FTC files complaint against two area companies accused of sending spam text messages

March 14, 2013 8:21:38 PM PDT
You may have gotten spam text messages or unsolicited texts that promise you free gift cards. A pair of Houston-based companies may be responsible for millions of those annoying messages.

If you got one of the unsolicited text messages promising a gift card, you are not alone, more than 180 million were sent out and some of them originated right here in Houston.

Debbie Brewer got text spam messages promising big bucks.

"Ours just said you had to respond with another text to get it," she said.

Brewer's message was one of more than 180 million that went to cell phones nationwide, according to the Federal Trade Commission.

The FTC recently filed eight complaints against 29 defendants who sent out what it calls spam texts. Two of those named by the FTC are in Houston, including the owner of Verma Holdings.

On Thursday, no one was in the company's west Houston office.

The FTC says the text spammers have been shut down.

"I think that is fabulous because I hate extra texts more than I already got any way," said Melissa Summers, another person who's been receiving the text messages.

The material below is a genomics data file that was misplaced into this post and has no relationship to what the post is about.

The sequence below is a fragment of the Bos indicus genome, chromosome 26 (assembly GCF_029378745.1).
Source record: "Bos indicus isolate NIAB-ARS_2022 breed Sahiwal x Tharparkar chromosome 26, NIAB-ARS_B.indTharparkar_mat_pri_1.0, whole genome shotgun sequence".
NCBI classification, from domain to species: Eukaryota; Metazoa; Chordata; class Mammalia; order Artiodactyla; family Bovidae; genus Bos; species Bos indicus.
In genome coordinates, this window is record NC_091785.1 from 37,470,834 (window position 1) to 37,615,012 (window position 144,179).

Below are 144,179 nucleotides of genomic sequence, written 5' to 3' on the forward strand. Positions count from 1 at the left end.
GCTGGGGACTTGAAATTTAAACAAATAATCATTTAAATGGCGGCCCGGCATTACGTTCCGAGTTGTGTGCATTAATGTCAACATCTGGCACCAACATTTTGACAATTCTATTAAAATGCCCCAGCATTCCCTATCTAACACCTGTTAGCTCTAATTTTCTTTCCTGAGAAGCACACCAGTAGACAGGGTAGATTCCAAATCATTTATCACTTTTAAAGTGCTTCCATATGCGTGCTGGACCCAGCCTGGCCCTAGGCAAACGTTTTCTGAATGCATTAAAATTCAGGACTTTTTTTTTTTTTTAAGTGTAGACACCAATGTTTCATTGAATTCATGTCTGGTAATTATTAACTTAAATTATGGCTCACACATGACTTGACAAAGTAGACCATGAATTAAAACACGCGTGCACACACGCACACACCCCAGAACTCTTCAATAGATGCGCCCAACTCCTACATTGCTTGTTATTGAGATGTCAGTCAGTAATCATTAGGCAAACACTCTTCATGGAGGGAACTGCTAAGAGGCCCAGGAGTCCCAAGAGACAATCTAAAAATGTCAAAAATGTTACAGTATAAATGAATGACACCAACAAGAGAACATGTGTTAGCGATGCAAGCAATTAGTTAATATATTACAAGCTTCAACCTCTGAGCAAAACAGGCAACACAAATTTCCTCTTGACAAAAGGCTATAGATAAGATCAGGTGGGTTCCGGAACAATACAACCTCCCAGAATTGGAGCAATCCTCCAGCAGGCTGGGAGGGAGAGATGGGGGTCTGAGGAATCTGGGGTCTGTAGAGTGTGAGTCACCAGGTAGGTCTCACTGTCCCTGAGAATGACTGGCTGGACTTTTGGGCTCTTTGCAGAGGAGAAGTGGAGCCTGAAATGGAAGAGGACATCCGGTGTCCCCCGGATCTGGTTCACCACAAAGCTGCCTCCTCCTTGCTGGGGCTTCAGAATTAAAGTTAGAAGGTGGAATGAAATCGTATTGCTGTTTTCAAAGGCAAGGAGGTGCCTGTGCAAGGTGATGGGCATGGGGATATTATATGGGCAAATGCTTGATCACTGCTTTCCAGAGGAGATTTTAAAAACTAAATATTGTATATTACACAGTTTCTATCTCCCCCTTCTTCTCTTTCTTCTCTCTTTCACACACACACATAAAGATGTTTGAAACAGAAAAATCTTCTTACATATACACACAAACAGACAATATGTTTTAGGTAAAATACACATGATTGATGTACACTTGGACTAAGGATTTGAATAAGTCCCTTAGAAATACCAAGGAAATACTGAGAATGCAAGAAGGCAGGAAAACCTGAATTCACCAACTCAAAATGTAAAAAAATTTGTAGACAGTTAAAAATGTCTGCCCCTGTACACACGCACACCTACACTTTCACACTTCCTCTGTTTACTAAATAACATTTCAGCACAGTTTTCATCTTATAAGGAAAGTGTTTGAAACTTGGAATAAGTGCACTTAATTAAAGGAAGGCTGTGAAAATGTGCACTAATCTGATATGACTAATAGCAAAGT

The text got so bad complaints were pouring into Better Business Bureau.

"BBBs across the nation got complaints on these spam text messages. But we got a lot of inquires as well that did not turn into complaints," said Monica Russo with the Houston Better Business Bureau.

Russo says while the texts promised 1000 dollar gift cards, they were nothing more than attempts to gather personal information.

"Unfortunately, these companies were able to glean a significant amount of information from consumers because of that," she said.

The FTC adds in some cases consumers had to sign up for special offers to qualify for the gift card. Those offers allegedly included subscriptions that required credit card information.

The FTC says the companies violated rules by not explaining the details involved to get the gift card. The FTC says the companies sending the text messages were paid by the amount of subscriptions they generated.

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